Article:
Genetic variation in populations can
be described by genotype and allele frequencies.
(not
"gene"
frequencies)
Consider a diploid autosomal
locus with two alleles and no dominance
(=>
semidominance: AA , Aa , aa
phenotypes are distinguishable)
# AA = x # Aa = y # aa = z x + y + z = N (sample size)
f(AA) = x / N f(Aa) = y / N f(aa) = z / N
f(A) = (2x + y) / 2N f(a) = (2z + y) / 2N
or f(A) = f(AA) + 1/2 f(Aa) f(a) = f(aa) + 1/2 f(Aa)
let p = f(A), q = f(a) p & q are allele frequencies
Properties of p & q
p + q = 1 p = 1  q q = 1  p
(p + q)^{2 }= p^{2} + 2pq + q^{2} = 1
(1  q)^{2} + 2(1  q)(q) + q^{2} = 1
p & q are interchangeable wrt [read, "with respect to"] A & a;
q is usually used for the
rarer,
recessive,
or deleterious (disadvantageous) allele;
BUT 'common'
& 'rare' are statistical properties
'dominant' & 'recessive' are
genotypic properties
'advantageous' & 'deleterious'
are phenotypic properties
*** combination of these properties is
possible ***
What happens to p & q in one generation of random mating?
Consider a population of monoecious organisms reproducing
by random union of
gametes
("tide pool" model)...
(1)
Determine the expectations
of
parental
alleles coming together in various genotype combinations.
[expectation: the
anticipated value of a variable probability]
The probability
, binomial
expansion , Punnet
Square methods
all
show
that expectation of f(AA) = p^{2}
expectation
of
f(Aa) = 2pq
expectation
of
f(aa) = q^{2}
(2) Redescribe allele frequencies among offspring (A' & a').
f(A') = f(AA) + 1/2 f(Aa)
= p^{2} + (1/2)(2pq) = p^{2} + pq
= p(p+q) = p' = p
f(a') = f(aa) + 1/2 f(Aa)
= q^{2} + (1/2)(2pq) = q^{2} + pq
= q(p+q) = q' = q
p^{2} : 2pq : q^{2} are HardyWeinberg proportions (cf. Mendelian ratios 1 : 2 : 1 )
The HardyWeinberg Theorem holds under "more realistic" conditions:
(1) multiple alleles / locus
p
+
q + r = 1
(p
+
q + r)^{2 }= p^{2} + 2pq + q^{2} + 2qr
+ r^{2} + 2pr = 1
The
proportion
of heterozygotes (H = 'heterozygosity')
is
a
measure of genetic variation at a locus.
H_{obs} = f(Aa) = observed heterozygosity
H_{exp} = 2pq = expected heterozygosity (for two
alleles)
H_{e} = 2pq + 2pr + 2qr = 1  (p^{2} + q^{2} + r^{2}) for three alleles
n
H_{e} = 1  (q_{i})^{2} for n alleles
i=1
where q_{i} = freq. of ith allele of n
alleles at a locus
Ex.: if q_{1} = 0.5, q_{2} = 0.3, & q_{3}
= 0.2
then H_{e} = 1  (0.5^{2} + 0.3^{2}
+ 0.2^{2}) = 0.62
(2) sexlinked loci
iff [read: "if and only
if"] allele frequencies in males and females are identical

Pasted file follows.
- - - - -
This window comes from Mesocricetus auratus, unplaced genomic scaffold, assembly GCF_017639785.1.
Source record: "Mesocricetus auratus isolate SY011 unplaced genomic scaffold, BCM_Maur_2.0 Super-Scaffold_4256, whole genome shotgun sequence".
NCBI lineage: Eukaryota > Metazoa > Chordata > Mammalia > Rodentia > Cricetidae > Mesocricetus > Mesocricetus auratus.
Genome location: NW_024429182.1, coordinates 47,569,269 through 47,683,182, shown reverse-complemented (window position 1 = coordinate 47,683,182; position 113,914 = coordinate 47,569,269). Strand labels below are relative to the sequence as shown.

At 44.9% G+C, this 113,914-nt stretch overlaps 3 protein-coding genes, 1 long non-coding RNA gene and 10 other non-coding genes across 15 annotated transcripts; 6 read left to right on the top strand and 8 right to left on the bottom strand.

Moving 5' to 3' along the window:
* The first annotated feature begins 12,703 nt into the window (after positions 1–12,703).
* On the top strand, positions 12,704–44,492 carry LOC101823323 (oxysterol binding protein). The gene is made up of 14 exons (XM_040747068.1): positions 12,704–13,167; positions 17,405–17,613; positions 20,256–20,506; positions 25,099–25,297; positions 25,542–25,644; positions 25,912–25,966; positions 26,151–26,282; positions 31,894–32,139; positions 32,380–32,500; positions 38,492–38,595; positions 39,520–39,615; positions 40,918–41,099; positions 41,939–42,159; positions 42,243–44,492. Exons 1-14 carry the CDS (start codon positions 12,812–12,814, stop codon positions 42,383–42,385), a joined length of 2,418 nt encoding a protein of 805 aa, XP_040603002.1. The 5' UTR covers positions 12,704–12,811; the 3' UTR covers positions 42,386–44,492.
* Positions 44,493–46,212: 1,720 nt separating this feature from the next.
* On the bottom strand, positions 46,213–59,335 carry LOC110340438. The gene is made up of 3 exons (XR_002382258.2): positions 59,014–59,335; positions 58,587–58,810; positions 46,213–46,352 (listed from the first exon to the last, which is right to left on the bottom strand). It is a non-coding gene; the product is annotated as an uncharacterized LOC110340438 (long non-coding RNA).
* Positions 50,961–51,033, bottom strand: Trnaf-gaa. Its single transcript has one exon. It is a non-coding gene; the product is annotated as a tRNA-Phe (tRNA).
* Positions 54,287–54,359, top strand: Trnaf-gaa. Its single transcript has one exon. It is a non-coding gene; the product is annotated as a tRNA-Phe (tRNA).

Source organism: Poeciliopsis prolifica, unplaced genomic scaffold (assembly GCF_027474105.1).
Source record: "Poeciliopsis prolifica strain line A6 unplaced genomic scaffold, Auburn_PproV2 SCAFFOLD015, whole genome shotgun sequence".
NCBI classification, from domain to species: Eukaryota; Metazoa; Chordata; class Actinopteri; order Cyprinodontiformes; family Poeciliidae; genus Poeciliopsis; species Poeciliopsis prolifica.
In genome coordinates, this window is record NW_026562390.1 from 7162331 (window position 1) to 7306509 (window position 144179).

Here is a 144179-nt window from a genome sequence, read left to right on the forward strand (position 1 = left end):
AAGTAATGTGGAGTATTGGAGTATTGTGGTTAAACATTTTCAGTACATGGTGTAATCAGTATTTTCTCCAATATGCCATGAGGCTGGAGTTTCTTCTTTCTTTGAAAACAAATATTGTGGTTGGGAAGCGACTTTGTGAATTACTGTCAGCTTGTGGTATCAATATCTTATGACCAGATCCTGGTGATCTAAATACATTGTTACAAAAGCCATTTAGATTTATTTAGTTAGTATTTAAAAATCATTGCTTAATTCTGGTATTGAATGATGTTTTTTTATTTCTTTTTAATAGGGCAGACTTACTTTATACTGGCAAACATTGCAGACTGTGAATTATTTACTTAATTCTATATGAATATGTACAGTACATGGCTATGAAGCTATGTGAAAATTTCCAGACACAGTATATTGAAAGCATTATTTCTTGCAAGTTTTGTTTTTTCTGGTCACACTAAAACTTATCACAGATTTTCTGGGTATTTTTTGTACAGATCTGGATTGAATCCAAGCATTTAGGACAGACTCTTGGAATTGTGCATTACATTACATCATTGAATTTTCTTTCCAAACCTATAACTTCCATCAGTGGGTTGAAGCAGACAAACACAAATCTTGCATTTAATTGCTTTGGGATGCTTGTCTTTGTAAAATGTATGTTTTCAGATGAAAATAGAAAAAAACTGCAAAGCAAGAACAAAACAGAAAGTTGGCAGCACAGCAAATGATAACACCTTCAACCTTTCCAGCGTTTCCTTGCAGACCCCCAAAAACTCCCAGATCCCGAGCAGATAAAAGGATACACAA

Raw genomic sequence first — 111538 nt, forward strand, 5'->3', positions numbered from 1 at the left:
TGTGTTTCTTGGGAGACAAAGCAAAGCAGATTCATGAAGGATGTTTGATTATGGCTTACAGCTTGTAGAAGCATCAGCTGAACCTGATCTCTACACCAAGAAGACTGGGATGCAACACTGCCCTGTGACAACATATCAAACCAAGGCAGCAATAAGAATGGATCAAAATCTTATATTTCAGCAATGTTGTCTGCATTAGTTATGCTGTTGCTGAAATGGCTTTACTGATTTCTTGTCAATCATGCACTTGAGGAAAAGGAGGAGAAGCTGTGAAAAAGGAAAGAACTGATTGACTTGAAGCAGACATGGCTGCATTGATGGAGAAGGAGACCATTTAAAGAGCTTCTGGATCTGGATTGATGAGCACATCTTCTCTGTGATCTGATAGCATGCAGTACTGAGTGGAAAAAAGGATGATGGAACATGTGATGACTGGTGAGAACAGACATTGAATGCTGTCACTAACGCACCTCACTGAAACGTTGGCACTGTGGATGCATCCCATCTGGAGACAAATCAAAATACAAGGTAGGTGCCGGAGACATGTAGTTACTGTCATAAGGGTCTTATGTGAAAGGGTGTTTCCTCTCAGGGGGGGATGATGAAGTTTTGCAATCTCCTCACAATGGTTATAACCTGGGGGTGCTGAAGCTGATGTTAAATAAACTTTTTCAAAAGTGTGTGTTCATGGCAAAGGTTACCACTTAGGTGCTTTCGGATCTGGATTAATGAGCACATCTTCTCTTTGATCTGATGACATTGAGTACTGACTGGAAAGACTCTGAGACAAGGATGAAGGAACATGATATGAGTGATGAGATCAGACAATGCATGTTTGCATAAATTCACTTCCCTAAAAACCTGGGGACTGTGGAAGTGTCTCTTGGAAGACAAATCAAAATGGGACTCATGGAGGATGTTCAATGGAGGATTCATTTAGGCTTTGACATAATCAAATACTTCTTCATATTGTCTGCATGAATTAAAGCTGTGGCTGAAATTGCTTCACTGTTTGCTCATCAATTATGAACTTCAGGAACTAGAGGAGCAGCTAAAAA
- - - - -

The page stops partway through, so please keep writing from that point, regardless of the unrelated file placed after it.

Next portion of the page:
If
frequencies
are initially unequal, they converge
over several generations.
(3) dioecious organisms
sexes
are
separate
HW
is
produced by random mating of individuals (random
union of genotypes).
expand (p^{2} 'AA' + 2pq 'AB' + q^{2}
'BB')^{2} :
nine possible 'matings' among genotypes
(See derivation)
No selfing
(selffertilization not possible)
Genotype proportions in natural
populations can be tested for HW conditions
H_{o}(null hypothesis): no outside
factors are acting.
Among North American whites:








f(M) = [(2)(1787) + 3039] / (2)(6129)= 0.539
f(N) = [(2)(1303) + 3039] / (2)(6129)= 0.461 = 1.0  0.539
Chisquare (^{2}) test:























































Chisquare test on combined data:






















*=> A mixture of populations, each of which shows
HardyWeinberg proportions,
will not show expected HardyWeinberg proportions
if the allele frequencies are different in the separate
populations.
Wahlund Effect: an artificial mixture of populations will have a deficiency of heterozygotes
The HardyWeinberg conditions are
the 'null hypothesis':
What
are the consequences of other genetic / evolutionary phenomena?
Five major factors:
1. Natural
selection
Change
of
allele frequencies (q) [read as 'delta q']
occurs
due
to differential effects of alleles on 'fitness'
Consequences
depend
on dominance of fitness
(see Lab #1)
Natural
Selection
is the principle concern of evolutionary theory
(& first half of this course)
2. Mutation
A and A' are interconverted at some rate µ .
If µ(AA') µ'(AA'), net change
will occur in one direction.
3. Gene flow
Net
movement
of alleles between populations occurs at some rate m .
(Im)migration
introduces new alleles, changes frequency of existing alleles.
4. Population structure
Inbreeding: preferential
mating of relatives at some rate F
(see Homework).
Nonrandom reproduction:
variable sex ratio, offspring number, population size
5. Statistical sampling error
Chance
fluctuations
occur in finite populations, especially those with small
size N.
Genetic drift: random
change of allele frequencies
over
time
& among populations (see Homework)